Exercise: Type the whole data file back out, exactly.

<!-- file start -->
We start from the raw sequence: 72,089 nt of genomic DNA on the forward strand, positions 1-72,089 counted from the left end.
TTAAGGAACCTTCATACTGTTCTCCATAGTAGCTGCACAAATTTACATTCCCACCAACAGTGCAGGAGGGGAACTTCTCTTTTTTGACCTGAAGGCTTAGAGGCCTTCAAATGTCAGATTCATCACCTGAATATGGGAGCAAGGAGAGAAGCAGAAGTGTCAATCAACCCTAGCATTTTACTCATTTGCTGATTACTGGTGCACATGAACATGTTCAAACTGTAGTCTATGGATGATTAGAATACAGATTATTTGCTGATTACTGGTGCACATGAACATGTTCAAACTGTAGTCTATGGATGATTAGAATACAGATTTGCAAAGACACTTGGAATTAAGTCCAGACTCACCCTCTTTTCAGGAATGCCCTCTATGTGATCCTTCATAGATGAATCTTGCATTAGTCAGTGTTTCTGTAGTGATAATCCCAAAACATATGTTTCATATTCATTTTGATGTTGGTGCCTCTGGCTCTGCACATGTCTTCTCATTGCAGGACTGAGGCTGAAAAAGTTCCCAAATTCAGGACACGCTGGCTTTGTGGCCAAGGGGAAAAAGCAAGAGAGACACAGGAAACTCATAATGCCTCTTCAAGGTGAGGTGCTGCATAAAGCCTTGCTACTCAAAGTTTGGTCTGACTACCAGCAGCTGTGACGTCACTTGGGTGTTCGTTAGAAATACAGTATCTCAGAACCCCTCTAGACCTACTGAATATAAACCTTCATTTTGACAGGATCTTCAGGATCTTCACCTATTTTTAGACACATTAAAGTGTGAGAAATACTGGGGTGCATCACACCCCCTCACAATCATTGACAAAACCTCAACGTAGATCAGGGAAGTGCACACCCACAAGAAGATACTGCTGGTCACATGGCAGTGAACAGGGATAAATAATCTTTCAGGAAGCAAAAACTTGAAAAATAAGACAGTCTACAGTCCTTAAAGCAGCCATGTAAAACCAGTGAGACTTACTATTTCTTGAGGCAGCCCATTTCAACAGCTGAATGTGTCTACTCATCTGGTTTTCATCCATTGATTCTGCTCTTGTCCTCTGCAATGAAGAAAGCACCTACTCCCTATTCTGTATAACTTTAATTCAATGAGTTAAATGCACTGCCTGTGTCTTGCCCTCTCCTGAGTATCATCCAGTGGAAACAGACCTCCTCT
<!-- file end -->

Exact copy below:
We start from the raw sequence: 72,089 nt of genomic DNA on the forward strand, positions 1-72,089 counted from the left end.
TTAAGGAACCTTCATACTGTTCTCCATAGTAGCTGCACAAATTTACATTCCCACCAACAGTGCAGGAGGGGAACTTCTCTTTTTTGACCTGAAGGCTTAGAGGCCTTCAAATGTCAGATTCATCACCTGAATATGGGAGCAAGGAGAGAAGCAGAAGTGTCAATCAACCCTAGCATTTTACTCATTTGCTGATTACTGGTGCACATGAACATGTTCAAACTGTAGTCTATGGATGATTAGAATACAGATTATTTGCTGATTACTGGTGCACATGAACATGTTCAAACTGTAGTCTATGGATGATTAGAATACAGATTTGCAAAGACACTTGGAATTAAGTCCAGACTCACCCTCTTTTCAGGAATGCCCTCTATGTGATCCTTCATAGATGAATCTTGCATTAGTCAGTGTTTCTGTAGTGATAATCCCAAAACATATGTTTCATATTCATTTTGATGTTGGTGCCTCTGGCTCTGCACATGTCTTCTCATTGCAGGACTGAGGCTGAAAAAGTTCCCAAATTCAGGACACGCTGGCTTTGTGGCCAAGGGGAAAAAGCAAGAGAGACACAGGAAACTCATAATGCCTCTTCAAGGTGAGGTGCTGCATAAAGCCTTGCTACTCAAAGTTTGGTCTGACTACCAGCAGCTGTGACGTCACTTGGGTGTTCGTTAGAAATACAGTATCTCAGAACCCCTCTAGACCTACTGAATATAAACCTTCATTTTGACAGGATCTTCAGGATCTTCACCTATTTTTAGACACATTAAAGTGTGAGAAATACTGGGGTGCATCACACCCCCTCACAATCATTGACAAAACCTCAACGTAGATCAGGGAAGTGCACACCCACAAGAAGATACTGCTGGTCACATGGCAGTGAACAGGGATAAATAATCTTTCAGGAAGCAAAAACTTGAAAAATAAGACAGTCTACAGTCCTTAAAGCAGCCATGTAAAACCAGTGAGACTTACTATTTCTTGAGGCAGCCCATTTCAACAGCTGAATGTGTCTACTCATCTGGTTTTCATCCATTGATTCTGCTCTTGTCCTCTGCAATGAAGAAAGCACCTACTCCCTATTCTGTATAACTTTAATTCAATGAGTTAAATGCACTGCCTGTGTCTTGCCCTCTCCTGAGTATCATCCAGTGGAAACAGACCTCCTCT